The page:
Black money arising from illegal activities such as crime and corruption and has an underlying anti-social element involved. The ‘criminal’ component of black money may include proceeds from a range of activities including racketeering, trafficking in counterfeit and contraband goods, smuggling, production and trade of narcotics, forgery, illegal mining, illegal felling of forests, illicit liquor trade, robbery, kidnapping, human trafficking, sexual exploitation and prostitution, cheating and financial fraud, embezzlement, drug money, bank frauds, and illegal trade in arms.

The ‘corrupt’ component of such money could stem from bribery and theft by those holding public office – such as by grant of business, leakages from government social spending programmes, speed money to circumvent or fast-track procedures, avoiding paying fines like Traffic violations and paying cash to police, black marketing of price-controlled services, and altering land use regularizing unauthorized construction.

Significant amount of black money, however, is generated through legally permissible economic activities, which are not accounted for and disclosed or reported to the public authorities as per the law or regulations, thereby converting such income into black money.

The failure to report or disclose such activities or income may be with the objective of evading taxes or avoiding the cost of compliance related to such reporting or disclosure. It may also be the result of non-compliance with some other law. For example, a factory owner may under-report production on account of theft of electricity which in turn leads to evasion of taxes. Generally, a high burden of taxation, either actual or perceived, provides a strong temptation to evade taxes and generate black money.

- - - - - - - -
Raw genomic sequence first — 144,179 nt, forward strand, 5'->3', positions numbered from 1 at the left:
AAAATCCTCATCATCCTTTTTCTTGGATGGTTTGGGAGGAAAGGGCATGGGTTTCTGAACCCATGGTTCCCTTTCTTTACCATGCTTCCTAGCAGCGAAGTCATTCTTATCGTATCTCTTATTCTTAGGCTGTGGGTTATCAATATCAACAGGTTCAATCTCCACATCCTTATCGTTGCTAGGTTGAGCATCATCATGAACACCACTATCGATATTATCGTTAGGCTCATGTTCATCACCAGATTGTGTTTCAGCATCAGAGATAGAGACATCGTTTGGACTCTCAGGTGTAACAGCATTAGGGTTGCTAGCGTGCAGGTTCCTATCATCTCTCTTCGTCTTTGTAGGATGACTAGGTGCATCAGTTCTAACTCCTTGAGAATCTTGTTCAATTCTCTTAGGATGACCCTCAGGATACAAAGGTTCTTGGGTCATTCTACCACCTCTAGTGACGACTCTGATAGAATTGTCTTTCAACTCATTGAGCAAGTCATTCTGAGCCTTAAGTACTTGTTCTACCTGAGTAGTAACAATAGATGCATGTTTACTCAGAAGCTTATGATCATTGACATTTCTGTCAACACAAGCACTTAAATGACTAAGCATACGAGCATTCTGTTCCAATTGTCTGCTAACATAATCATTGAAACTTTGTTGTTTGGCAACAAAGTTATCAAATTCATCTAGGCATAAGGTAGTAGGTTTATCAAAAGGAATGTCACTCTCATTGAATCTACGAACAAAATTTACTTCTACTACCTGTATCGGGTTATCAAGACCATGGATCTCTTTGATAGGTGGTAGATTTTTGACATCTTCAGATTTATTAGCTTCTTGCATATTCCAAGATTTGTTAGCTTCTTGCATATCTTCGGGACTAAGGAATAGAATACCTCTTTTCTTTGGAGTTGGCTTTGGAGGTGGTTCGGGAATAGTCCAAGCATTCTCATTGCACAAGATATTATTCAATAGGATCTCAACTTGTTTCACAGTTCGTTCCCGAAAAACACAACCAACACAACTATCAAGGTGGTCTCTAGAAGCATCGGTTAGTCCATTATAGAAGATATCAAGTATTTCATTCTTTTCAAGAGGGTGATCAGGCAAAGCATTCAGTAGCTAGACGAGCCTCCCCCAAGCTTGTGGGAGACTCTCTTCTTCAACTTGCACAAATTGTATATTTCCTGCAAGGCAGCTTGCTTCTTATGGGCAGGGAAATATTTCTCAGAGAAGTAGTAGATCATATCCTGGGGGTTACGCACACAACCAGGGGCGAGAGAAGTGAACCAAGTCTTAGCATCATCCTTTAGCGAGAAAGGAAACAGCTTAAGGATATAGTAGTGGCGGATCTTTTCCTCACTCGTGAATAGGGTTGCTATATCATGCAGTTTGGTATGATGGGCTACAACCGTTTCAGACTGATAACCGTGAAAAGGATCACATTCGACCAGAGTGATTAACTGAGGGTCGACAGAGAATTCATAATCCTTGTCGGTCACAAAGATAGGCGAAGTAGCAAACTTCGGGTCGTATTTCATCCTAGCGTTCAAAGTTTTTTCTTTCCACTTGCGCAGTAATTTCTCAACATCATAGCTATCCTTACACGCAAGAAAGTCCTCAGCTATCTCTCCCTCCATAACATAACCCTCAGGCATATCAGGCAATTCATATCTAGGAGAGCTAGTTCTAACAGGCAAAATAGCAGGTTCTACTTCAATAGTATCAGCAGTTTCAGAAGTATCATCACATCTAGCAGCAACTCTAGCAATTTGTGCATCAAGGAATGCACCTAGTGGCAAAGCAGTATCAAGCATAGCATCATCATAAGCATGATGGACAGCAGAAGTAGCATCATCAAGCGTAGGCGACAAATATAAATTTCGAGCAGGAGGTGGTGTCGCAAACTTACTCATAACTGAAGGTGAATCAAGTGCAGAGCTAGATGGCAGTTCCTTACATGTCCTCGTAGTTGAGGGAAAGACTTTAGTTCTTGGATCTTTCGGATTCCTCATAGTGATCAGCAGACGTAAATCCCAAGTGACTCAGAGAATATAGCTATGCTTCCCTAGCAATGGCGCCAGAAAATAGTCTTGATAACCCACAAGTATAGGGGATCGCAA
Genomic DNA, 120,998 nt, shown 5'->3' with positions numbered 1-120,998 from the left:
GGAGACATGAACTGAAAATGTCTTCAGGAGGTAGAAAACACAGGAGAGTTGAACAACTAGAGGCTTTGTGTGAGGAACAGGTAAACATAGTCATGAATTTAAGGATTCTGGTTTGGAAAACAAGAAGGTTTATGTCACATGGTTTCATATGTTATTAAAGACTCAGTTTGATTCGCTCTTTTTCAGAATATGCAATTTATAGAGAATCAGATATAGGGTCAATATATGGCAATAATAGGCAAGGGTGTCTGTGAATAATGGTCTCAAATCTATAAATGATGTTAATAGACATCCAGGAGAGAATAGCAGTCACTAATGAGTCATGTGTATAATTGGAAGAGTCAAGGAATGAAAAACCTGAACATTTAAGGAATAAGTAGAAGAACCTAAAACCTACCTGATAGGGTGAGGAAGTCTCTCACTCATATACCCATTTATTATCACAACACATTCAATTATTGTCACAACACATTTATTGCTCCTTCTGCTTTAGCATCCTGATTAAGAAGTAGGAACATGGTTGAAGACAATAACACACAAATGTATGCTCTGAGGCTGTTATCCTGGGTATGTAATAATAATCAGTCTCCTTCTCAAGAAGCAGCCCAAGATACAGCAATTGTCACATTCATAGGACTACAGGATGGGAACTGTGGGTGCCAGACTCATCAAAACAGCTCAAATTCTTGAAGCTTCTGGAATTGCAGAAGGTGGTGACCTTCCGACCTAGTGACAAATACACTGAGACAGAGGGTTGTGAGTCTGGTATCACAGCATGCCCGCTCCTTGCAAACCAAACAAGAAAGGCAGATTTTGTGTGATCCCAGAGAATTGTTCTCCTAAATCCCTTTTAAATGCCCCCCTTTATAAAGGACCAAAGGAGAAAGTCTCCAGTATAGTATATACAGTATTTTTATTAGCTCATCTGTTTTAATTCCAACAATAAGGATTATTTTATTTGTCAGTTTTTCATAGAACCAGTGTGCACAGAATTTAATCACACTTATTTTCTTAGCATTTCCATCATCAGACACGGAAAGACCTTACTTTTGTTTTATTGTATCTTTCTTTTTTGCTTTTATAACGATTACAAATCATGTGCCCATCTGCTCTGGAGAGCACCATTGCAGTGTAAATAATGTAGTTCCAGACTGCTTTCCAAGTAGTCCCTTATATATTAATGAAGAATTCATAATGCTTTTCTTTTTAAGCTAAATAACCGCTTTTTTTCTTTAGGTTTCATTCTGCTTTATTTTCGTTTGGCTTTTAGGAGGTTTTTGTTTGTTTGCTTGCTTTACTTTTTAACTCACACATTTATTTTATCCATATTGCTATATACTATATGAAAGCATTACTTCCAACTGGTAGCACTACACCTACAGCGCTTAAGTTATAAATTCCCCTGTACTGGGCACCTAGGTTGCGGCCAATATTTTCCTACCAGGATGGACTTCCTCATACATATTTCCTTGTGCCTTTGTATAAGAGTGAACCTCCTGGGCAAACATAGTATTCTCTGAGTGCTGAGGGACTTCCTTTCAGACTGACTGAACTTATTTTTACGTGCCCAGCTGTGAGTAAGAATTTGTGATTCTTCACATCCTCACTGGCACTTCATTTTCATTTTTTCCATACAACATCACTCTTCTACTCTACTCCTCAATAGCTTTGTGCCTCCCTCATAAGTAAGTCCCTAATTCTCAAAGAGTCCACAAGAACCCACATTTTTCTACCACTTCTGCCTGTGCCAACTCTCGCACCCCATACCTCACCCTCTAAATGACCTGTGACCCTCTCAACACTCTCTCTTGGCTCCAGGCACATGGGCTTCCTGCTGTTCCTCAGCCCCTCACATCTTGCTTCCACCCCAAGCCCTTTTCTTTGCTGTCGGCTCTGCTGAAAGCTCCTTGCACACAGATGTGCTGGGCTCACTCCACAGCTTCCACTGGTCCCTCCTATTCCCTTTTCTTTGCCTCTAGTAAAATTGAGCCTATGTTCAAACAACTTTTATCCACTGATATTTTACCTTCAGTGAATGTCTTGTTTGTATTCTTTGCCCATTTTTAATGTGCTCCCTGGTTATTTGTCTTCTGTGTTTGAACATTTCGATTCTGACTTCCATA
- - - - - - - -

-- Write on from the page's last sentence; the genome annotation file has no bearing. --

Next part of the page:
Sometimes the procedural regulations can be such that complying with them may increase the probability of further scrutiny and thereby the incidence of the burden of compliance, creating a perverse incentive not to report at all and remain outside the reported and accounted proportion of the economy. Culture and social practices may also play a vital role in deciding the preferences of citizens between tax compliance and black money generation. In a society (many religions or caste or communities) where tax evasion and under-reporting of activities and income is perceived to be very common or the norm, such activities may be considered acceptable and honest tax compliance and paying one’s due share to the public fund may not be considered a virtue. Studies indicate that countries with relatively poor implementation of regulations tend to have a higher share of unaccounted economy, whereas countries with properly implemented regulations and sound deterrence have smaller ‘black’ economies.

Generating Black Money by Manipulation of Accounts

There can be different modus operandi involved in the generation of black money.

1. Not declaring or reporting the whole of the income or the activities leading to it. This is the likely approach in all cases of criminal, illegal, and impermissible activities. The sophistications in such an approach mostly get introduced subsequently for the purpose of laundering the money so generated with the objective of making it accountable and converting it into legitimate reported wealth that can be openly possessed and used.